As appeared in the
April 2016 Edition of Up Portland

Hello everyone!

In this month’s Factors Behind The Forecast I wanted to discuss forecast uncertainty. It’s something you see all the time with especially volatile Maine weather. “Too early to tell”, “This is a very uncertain forecast” and “subject to change” are all phrases you’ll hear often in both my forecast discussions and the forecast discussions of every respected meteorologist around. A common misconception is that forecasters use these phrases because we’re bumbling idiots trying to keep our jobs or trying to cover our tracks if the forecast goes south. However, despite that widespread notion, Mother Nature, especially in Maine, can be legitimately fickle. It is often quite difficult to predict what she will do in the future.

I could find dozens of times in the past year where forecasts have been tricky, come down to the wire, involved many moving parts, or have otherwise necessitated strong wording to convey the potential for changes. However, I don’t have to look too far into the rear view mirror to find one of the trickiest forecasts in recent years where, in the matter of a few days, solutions ranging from blizzards to complete misses and everything in between were not only somewhat on the table, but completely possible. 

Computer models forecasters use as guidance were all over the place. If you follow weather even a little bit, you likely know of the two models, the GFS (American), and the ECMWF (European). There are many other models out there but those are the two  get the most media attention. For days leading up to the event, the Euro (statistically speaking superior) forecast a blockbuster blizzard with feet of snow and whipping winds. The GFS (statistically speaking, a close second), meanwhile, saw the storm passing harmlessly offshore. Most other models were in the middle but had solutions closer to the Euro. After looking at the pattern on a very large scale (Western Hemisphere), it seemed as though a large snowstorm was likely. Forecasts were issued as such on the evening of Thursday 17th March, with the obligatory “this is several days out” qualifier to make sure people didn’t panic. Forecasters were still a little skeptical of a blockbuster storm, but overall, sizeable impacts did begin to appear likely. The message my forecast, and the forecasts I saw, were trying to get across was that people should begin to be watching more closely than they already do so they could be prepared should a significant storm pan out.

On Friday, the 18th, things changed. An upper level disturbance drifting across the Dakotas wasn’t spinning up fast enough. This was observed on water vapour satellite and on the upper air analysis

done by the Storm Prediction Centre. This disturbance was supposed to dig south and join up with another disturbance over Colorado. They were to then move east and pick up Subtropical moisture before heading up the East Coast. However, if the Dakota disturbance was weaker, it wasn’t going to be strong enough to pull the moisture north. Models picked up on this and shifted significantly towards the GFS with its “no storm” solution. 

For my evening forecast on 18th March I focused on two possibilities: a stronger/slower storm, and a weaker/faster storm. I showed model forecasts depicting each solution, explained what each would bring, and then issued my own forecast with expected accumulations and a write-up describing what impacts I thought we would see as well as how the forecast could change. I wanted to put all the options on the table so that people could see what the range of possibilities included. There were still conflicting signals among observations and models that indicated a stronger storm was possible, but the blockbuster blizzard was seeming increasingly far fetched. My forecast for Portland: 2-4”.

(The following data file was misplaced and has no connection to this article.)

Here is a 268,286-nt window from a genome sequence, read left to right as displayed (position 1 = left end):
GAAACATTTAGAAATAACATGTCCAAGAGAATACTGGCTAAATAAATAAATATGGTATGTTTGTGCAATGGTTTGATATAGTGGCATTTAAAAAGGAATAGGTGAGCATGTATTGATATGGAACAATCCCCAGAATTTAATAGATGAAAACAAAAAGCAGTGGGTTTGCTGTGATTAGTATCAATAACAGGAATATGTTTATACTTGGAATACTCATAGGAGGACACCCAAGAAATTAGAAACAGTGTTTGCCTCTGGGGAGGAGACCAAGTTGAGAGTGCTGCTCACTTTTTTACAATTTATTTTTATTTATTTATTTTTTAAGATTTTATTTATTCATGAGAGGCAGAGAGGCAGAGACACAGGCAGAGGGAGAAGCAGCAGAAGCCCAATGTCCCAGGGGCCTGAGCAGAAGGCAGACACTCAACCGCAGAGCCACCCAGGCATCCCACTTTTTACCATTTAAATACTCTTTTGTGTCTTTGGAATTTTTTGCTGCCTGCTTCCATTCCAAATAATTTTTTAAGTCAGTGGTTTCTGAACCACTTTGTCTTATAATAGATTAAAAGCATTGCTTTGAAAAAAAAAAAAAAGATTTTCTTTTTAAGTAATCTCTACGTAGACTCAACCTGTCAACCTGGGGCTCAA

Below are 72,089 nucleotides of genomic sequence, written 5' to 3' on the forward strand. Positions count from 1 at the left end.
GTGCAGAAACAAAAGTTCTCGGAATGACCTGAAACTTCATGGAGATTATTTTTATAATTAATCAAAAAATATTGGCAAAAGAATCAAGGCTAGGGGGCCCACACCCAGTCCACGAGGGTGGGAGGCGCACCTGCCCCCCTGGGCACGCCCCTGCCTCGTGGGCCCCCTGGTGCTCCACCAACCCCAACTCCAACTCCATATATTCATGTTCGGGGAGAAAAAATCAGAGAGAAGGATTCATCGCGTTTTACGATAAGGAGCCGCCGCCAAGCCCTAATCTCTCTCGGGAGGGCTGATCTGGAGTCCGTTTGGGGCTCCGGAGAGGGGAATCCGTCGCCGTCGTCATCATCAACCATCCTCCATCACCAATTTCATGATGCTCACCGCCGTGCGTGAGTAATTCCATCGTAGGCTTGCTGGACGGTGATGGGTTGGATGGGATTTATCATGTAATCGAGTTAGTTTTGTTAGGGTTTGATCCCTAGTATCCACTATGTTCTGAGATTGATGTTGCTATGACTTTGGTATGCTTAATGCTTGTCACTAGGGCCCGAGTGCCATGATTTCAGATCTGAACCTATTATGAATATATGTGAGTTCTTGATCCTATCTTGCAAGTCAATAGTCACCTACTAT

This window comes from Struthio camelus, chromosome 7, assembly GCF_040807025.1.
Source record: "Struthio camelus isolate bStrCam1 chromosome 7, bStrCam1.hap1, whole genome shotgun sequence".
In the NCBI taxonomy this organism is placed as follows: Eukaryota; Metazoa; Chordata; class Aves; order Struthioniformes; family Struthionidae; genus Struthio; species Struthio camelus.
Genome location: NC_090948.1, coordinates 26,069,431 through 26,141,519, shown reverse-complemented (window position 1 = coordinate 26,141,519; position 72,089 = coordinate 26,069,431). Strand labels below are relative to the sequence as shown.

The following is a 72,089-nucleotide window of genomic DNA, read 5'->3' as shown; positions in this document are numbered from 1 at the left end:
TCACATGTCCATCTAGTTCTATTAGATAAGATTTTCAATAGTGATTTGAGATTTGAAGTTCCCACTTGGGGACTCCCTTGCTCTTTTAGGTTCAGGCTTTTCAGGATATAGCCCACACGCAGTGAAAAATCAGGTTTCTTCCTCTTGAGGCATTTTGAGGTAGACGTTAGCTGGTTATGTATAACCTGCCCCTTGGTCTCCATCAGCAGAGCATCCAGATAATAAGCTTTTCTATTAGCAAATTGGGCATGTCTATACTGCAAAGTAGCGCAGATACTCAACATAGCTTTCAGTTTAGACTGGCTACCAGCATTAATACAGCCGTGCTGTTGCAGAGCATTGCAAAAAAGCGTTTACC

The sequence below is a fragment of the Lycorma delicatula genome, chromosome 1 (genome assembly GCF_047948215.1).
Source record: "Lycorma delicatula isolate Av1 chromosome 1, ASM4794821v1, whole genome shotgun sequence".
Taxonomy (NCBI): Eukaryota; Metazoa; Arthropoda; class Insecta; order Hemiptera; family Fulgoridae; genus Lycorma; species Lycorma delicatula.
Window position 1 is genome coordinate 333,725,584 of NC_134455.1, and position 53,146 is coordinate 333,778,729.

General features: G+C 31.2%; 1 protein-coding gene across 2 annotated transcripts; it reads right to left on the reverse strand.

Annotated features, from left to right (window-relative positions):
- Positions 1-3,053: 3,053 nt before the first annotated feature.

The trend of less snow continued, for the most part, on Saturday, 3/19. The forecast began to focus on a disturbance moving ashore in Northern British Columbia, Canada. This disturbance was forecast by the models showing a bigger storm to race SE and join up with the upper low from the Dakota disturbance. They were forecast, by the models bullish on snowfall, to combine and form a larger storm that would be stronger, closer to the coast, and would therefore bring more snow. 

Most guidance (models) on the 19th shifted a little bit west, bringing light to moderate snow. A complete miss was becoming less likely. A farther east solution also mean colder temperatures. After analyzing the snow growth layer and atmospheric temperatures, I also mentioned the potential for the ‘fluff factor’ to lead to higher amounts despite less liquid equivalent (QPF). My forecast for Portland on the evening of the 19th remained 2-4”.

On Sunday, the 20th, it would be fair to say that for folks trying to forecast this storm, all hell broke loose. Model guidance is available in two main ‘packages’, one overnight, and one in the afternoon.

The models overnight Saturday/Sunday remained bitterly divided. Some indicated a coating-2” while others had 8-12”. Looking at observations, the polar disturbance was matching up more with the bullish models than with the bearish models. The (weaker than expected) upper low was now moving east through the Ohio river valley and the subtropical moisture was ready and waiting offshore. Everything seemed set up for a light to moderate storm but questions remained. The afternoon batch of guidance would be very important in determining which idea (more snow or less snow) prevailed. The early afternoon data was starting to come in line but the two heavyweights, the GFS and the Euro were yet to become available. All was good and well until the GFS broke. Yes, it broke. There was an error in the pre-processing where the observations from all around the world get fed into the algorithms. The long and the short of it is that there was no data from the second best model the day before the hardest to forecast storm of the season.